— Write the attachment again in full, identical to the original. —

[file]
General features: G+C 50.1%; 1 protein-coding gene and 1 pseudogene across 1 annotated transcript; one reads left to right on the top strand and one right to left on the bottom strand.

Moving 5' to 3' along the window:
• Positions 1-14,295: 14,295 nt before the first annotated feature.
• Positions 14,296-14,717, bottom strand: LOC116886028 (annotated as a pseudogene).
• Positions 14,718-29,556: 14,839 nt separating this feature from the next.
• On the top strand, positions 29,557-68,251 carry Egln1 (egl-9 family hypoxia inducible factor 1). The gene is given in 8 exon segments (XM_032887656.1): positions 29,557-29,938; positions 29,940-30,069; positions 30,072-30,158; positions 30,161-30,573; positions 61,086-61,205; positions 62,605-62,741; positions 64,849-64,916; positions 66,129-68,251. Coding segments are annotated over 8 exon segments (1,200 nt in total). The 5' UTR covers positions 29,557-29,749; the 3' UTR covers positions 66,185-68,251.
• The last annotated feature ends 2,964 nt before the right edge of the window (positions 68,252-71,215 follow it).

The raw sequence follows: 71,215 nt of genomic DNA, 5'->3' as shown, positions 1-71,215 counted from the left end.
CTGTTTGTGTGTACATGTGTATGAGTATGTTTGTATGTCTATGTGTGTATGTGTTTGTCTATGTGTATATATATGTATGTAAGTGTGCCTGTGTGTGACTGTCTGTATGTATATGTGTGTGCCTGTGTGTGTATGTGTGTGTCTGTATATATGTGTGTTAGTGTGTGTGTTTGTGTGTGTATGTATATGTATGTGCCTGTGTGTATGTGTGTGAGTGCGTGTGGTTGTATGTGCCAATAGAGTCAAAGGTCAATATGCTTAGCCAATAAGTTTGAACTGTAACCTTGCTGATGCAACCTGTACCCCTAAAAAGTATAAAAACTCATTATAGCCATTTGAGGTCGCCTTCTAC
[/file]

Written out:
General features: G+C 50.1%; 1 protein-coding gene and 1 pseudogene across 1 annotated transcript; one reads left to right on the top strand and one right to left on the bottom strand.

Moving 5' to 3' along the window:
• Positions 1-14,295: 14,295 nt before the first annotated feature.
• Positions 14,296-14,717, bottom strand: LOC116886028 (annotated as a pseudogene).
• Positions 14,718-29,556: 14,839 nt separating this feature from the next.
• On the top strand, positions 29,557-68,251 carry Egln1 (egl-9 family hypoxia inducible factor 1). The gene is given in 8 exon segments (XM_032887656.1): positions 29,557-29,938; positions 29,940-30,069; positions 30,072-30,158; positions 30,161-30,573; positions 61,086-61,205; positions 62,605-62,741; positions 64,849-64,916; positions 66,129-68,251. Coding segments are annotated over 8 exon segments (1,200 nt in total). The 5' UTR covers positions 29,557-29,749; the 3' UTR covers positions 66,185-68,251.
• The last annotated feature ends 2,964 nt before the right edge of the window (positions 68,252-71,215 follow it).

The raw sequence follows: 71,215 nt of genomic DNA, 5'->3' as shown, positions 1-71,215 counted from the left end.
CTGTTTGTGTGTACATGTGTATGAGTATGTTTGTATGTCTATGTGTGTATGTGTTTGTCTATGTGTATATATATGTATGTAAGTGTGCCTGTGTGTGACTGTCTGTATGTATATGTGTGTGCCTGTGTGTGTATGTGTGTGTCTGTATATATGTGTGTTAGTGTGTGTGTTTGTGTGTGTATGTATATGTATGTGCCTGTGTGTATGTGTGTGAGTGCGTGTGGTTGTATGTGCCAATAGAGTCAAAGGTCAATATGCTTAGCCAATAAGTTTGAACTGTAACCTTGCTGATGCAACCTGTACCCCTAAAAAGTATAAAAACTCATTATAGCCATTTGAGGTCGCCTTCTAC